DataSpace and Data Sharing became a new catchphrase. How is your take on this?

I welcome any approach that aims to break up data silos and fosters collaboration towards data-driven business. At Deloitte, we believe that operating in Data Ecosystems will be the norm in a few years’ time. Research from our AI Institute indicates that “Data Leaders” already share their data with multiple partners and start building industrialized exchange based on their digital twins. In a recent CDO survey, Forrester Research found that more than 70% of global data and analytics decision-makers are expanding their ability to use external data.

DataSpace and Data Sharing became a new catchphrase. How is your take on this?

I was referring to the DataSpaces as outlined by the European Union…

…sure, public authorities play a vital role in Data Sharing. The European Union aims to support Data Sharing, e.g., by the EU Open Data Portal or access to EUSAPA Data. As for the industrial DataSpaces, they simply need to be kicked off.

Why is that?

The market failure in this case is the lack of trust between rivaling players. Say why should two automotive OEMs share their data on their suppliers…

…sounds logic – why would they disclose such information?

Bilateral data sharing is second step. To begin with, we are not talking about sharing any IP or business critical information, but meta-data. Think of it as vendor evaluation on an e-commerce platform. The overall transparency raises the quality of the supply chain as whole. All legit players will benefit from that. Yet, a certain number of participants are required as starting point. Public authorities bare the roles of enablers and mediators – probably the core of economic politics.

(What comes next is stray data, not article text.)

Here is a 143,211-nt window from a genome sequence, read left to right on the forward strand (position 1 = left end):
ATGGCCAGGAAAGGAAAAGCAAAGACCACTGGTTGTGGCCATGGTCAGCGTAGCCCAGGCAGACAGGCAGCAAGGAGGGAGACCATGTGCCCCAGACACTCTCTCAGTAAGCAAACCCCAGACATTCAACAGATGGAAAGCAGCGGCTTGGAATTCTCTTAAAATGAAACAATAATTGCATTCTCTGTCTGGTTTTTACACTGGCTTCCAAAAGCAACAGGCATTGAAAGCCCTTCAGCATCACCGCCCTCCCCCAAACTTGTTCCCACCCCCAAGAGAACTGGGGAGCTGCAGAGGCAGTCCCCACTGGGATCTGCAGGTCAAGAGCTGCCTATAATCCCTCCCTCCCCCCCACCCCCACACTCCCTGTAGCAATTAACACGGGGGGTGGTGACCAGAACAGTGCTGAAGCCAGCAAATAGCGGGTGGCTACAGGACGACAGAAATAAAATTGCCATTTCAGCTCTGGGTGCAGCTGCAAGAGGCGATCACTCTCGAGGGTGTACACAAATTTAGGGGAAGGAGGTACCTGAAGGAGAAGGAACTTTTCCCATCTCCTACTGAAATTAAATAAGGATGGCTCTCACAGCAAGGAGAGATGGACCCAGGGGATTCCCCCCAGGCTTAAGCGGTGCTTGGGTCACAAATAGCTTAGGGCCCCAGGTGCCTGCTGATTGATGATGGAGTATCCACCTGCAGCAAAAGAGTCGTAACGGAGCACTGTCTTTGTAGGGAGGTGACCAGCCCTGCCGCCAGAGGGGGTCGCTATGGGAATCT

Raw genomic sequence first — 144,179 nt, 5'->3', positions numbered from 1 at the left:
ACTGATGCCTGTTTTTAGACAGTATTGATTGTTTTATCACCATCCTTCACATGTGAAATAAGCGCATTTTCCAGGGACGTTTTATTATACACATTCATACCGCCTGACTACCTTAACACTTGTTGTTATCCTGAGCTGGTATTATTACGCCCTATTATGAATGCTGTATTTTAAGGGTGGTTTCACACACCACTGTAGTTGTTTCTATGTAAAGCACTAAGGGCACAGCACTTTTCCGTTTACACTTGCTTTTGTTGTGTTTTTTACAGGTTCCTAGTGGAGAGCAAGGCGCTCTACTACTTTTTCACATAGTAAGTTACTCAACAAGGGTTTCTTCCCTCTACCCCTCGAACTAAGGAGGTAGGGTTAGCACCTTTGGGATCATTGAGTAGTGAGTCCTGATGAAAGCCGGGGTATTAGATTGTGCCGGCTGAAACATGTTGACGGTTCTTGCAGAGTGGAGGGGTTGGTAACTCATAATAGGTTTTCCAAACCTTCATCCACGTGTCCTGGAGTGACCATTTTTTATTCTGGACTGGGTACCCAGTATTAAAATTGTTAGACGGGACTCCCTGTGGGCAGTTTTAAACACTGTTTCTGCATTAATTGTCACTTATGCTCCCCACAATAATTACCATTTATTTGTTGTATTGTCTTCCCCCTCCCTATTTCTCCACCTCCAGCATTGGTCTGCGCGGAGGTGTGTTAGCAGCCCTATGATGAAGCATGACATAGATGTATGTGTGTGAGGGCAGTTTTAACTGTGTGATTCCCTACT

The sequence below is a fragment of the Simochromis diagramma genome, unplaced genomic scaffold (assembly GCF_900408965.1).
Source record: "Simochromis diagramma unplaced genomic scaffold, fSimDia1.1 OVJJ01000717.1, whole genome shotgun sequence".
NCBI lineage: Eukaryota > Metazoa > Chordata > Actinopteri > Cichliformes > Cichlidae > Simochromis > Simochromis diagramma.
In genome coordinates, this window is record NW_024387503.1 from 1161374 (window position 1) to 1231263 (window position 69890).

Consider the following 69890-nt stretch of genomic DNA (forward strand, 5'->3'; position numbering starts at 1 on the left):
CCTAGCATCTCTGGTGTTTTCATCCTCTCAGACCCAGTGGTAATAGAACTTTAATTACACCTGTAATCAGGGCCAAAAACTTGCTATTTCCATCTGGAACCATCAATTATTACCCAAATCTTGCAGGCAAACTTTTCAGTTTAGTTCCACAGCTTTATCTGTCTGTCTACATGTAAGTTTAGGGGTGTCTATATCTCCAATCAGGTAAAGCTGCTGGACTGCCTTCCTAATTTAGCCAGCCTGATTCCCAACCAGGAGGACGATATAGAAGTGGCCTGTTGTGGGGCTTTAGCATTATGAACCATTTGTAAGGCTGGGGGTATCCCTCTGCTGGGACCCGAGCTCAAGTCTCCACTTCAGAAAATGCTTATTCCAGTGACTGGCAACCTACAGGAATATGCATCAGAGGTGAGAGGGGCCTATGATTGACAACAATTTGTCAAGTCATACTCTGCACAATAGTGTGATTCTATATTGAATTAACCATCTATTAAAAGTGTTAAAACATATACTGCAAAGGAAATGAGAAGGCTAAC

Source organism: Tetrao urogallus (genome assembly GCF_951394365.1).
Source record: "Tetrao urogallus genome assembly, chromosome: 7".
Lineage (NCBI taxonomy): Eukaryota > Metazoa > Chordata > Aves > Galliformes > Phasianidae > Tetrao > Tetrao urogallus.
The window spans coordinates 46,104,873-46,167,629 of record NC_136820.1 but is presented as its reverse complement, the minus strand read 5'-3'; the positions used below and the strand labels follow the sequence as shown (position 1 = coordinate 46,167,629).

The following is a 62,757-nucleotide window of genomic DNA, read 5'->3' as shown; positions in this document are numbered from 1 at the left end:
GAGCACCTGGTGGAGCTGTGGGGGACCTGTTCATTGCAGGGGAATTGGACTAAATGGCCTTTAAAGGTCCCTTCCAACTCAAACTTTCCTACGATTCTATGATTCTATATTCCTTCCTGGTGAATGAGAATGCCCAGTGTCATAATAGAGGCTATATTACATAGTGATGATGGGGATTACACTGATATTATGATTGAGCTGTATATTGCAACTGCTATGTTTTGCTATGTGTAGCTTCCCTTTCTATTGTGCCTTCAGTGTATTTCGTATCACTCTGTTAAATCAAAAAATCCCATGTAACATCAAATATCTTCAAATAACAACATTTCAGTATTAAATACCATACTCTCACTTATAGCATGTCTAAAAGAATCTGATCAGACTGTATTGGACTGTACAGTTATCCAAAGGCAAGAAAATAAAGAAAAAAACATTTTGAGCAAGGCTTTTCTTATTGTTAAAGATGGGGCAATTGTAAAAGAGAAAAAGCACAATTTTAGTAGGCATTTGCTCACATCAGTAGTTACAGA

What about the internal data programs in the public sector?

Our recent AI dossier indicates that 80% of government organizations are still at the initial or developing digital maturity stages. Depending on the sector, that is like five to ten years behind private sector organizations.

Do you see that changing?

Hopes in Germany are high with the new Government as they clearly push for innovation. On the other hand, priorities seem to shift as big tenders on AI have been postponed for almost a year now.

So, there is delay in time-to-market?

My hunch is that the root cause is deeper. One can not simply issue large-scale data contracts and expect benefits to simply appear. We do not need more reports or strategies, but tangible outcomes. In order to realize such outcomes, certain preconditions must be given.

Such as?

Take Estonia’s E-Government program as role model. For every citizen to access government services you need a unique identifier. In that ground one can exchange data for public administration, healthcare, social security, etc.

What about the data privacy discussion?

Data privacy is one foundation of European agenda and a boundary condition for digital economy. Rather than discussing it (again), we simply should respect it and discuss about the possibilities data can bring in city-planning, mobility, the environment, healthcare, etc.

The interview was conducted by Julia-Katharina Klünder on June 20th in Berlin.


PD Dr. Sebastian Olbrich serves as head of AI & Data Strategy for Deloitte Consulting. He provides more than 18 years of experience in consulting global blue chips and hidden champions in the fields of information management, data-driven business models and machine learning. He served for public sector in multiple roles and projects – e.g., building up European Metropolitan areas, Authority for refugees and migration (BAMF), the EU Open Data Portal or as expert for GAIA-X on behalf of the ministry of economics. Next to consulting he serves as professor for Information Systems & Digital Business at the European Business School (EBS) in Östrich-Winkel and authored more than 60 scientific publications. His passion is to build value-driven information systems that show immediate impact to data-driven organizations.